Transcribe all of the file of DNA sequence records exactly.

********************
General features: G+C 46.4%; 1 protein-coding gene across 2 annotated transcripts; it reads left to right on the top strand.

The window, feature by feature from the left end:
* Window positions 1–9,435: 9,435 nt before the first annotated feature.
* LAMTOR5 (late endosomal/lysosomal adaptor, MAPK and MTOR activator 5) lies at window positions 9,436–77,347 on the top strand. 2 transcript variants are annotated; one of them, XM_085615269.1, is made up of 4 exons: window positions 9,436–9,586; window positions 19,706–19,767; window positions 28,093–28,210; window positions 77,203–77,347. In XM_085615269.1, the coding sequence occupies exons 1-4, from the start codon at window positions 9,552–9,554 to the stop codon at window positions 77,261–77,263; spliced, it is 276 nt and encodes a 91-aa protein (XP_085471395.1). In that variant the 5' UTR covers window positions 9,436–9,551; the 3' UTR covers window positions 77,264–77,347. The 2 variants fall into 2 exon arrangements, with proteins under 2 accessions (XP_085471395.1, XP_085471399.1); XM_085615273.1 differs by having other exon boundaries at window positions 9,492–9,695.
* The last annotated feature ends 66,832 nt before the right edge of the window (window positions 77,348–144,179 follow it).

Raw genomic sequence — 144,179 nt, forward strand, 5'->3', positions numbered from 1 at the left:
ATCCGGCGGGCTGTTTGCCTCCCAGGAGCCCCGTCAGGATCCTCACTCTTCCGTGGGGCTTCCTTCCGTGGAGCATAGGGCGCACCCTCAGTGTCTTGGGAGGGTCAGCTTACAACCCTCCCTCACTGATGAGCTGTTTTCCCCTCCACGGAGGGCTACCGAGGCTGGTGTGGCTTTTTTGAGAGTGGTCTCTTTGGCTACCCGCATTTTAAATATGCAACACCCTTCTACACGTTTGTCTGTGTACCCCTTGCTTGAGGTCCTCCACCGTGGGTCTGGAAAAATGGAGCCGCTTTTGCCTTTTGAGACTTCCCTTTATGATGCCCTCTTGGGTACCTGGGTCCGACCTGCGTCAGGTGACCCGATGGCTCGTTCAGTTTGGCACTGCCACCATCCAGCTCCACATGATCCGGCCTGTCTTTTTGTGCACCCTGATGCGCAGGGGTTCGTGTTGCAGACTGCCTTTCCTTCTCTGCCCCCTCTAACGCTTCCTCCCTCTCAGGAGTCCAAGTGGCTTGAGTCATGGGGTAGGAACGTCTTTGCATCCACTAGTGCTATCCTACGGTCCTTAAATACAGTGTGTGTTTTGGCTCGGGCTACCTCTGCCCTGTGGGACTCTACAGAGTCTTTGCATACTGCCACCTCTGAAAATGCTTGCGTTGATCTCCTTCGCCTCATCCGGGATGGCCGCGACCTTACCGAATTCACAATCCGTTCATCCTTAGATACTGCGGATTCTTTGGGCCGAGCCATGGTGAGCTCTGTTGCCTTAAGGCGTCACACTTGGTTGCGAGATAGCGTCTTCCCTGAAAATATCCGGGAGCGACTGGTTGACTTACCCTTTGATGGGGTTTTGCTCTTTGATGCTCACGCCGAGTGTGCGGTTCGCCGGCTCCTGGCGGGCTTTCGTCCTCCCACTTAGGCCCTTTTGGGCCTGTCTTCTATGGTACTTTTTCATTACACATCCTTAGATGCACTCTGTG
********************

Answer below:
General features: G+C 46.4%; 1 protein-coding gene across 2 annotated transcripts; it reads left to right on the top strand.

The window, feature by feature from the left end:
* Window positions 1–9,435: 9,435 nt before the first annotated feature.
* LAMTOR5 (late endosomal/lysosomal adaptor, MAPK and MTOR activator 5) lies at window positions 9,436–77,347 on the top strand. 2 transcript variants are annotated; one of them, XM_085615269.1, is made up of 4 exons: window positions 9,436–9,586; window positions 19,706–19,767; window positions 28,093–28,210; window positions 77,203–77,347. In XM_085615269.1, the coding sequence occupies exons 1-4, from the start codon at window positions 9,552–9,554 to the stop codon at window positions 77,261–77,263; spliced, it is 276 nt and encodes a 91-aa protein (XP_085471395.1). In that variant the 5' UTR covers window positions 9,436–9,551; the 3' UTR covers window positions 77,264–77,347. The 2 variants fall into 2 exon arrangements, with proteins under 2 accessions (XP_085471395.1, XP_085471399.1); XM_085615273.1 differs by having other exon boundaries at window positions 9,492–9,695.
* The last annotated feature ends 66,832 nt before the right edge of the window (window positions 77,348–144,179 follow it).

Raw genomic sequence — 144,179 nt, forward strand, 5'->3', positions numbered from 1 at the left:
ATCCGGCGGGCTGTTTGCCTCCCAGGAGCCCCGTCAGGATCCTCACTCTTCCGTGGGGCTTCCTTCCGTGGAGCATAGGGCGCACCCTCAGTGTCTTGGGAGGGTCAGCTTACAACCCTCCCTCACTGATGAGCTGTTTTCCCCTCCACGGAGGGCTACCGAGGCTGGTGTGGCTTTTTTGAGAGTGGTCTCTTTGGCTACCCGCATTTTAAATATGCAACACCCTTCTACACGTTTGTCTGTGTACCCCTTGCTTGAGGTCCTCCACCGTGGGTCTGGAAAAATGGAGCCGCTTTTGCCTTTTGAGACTTCCCTTTATGATGCCCTCTTGGGTACCTGGGTCCGACCTGCGTCAGGTGACCCGATGGCTCGTTCAGTTTGGCACTGCCACCATCCAGCTCCACATGATCCGGCCTGTCTTTTTGTGCACCCTGATGCGCAGGGGTTCGTGTTGCAGACTGCCTTTCCTTCTCTGCCCCCTCTAACGCTTCCTCCCTCTCAGGAGTCCAAGTGGCTTGAGTCATGGGGTAGGAACGTCTTTGCATCCACTAGTGCTATCCTACGGTCCTTAAATACAGTGTGTGTTTTGGCTCGGGCTACCTCTGCCCTGTGGGACTCTACAGAGTCTTTGCATACTGCCACCTCTGAAAATGCTTGCGTTGATCTCCTTCGCCTCATCCGGGATGGCCGCGACCTTACCGAATTCACAATCCGTTCATCCTTAGATACTGCGGATTCTTTGGGCCGAGCCATGGTGAGCTCTGTTGCCTTAAGGCGTCACACTTGGTTGCGAGATAGCGTCTTCCCTGAAAATATCCGGGAGCGACTGGTTGACTTACCCTTTGATGGGGTTTTGCTCTTTGATGCTCACGCCGAGTGTGCGGTTCGCCGGCTCCTGGCGGGCTTTCGTCCTCCCACTTAGGCCCTTTTGGGCCTGTCTTCTATGGTACTTTTTCATTACACATCCTTAGATGCACTCTGTG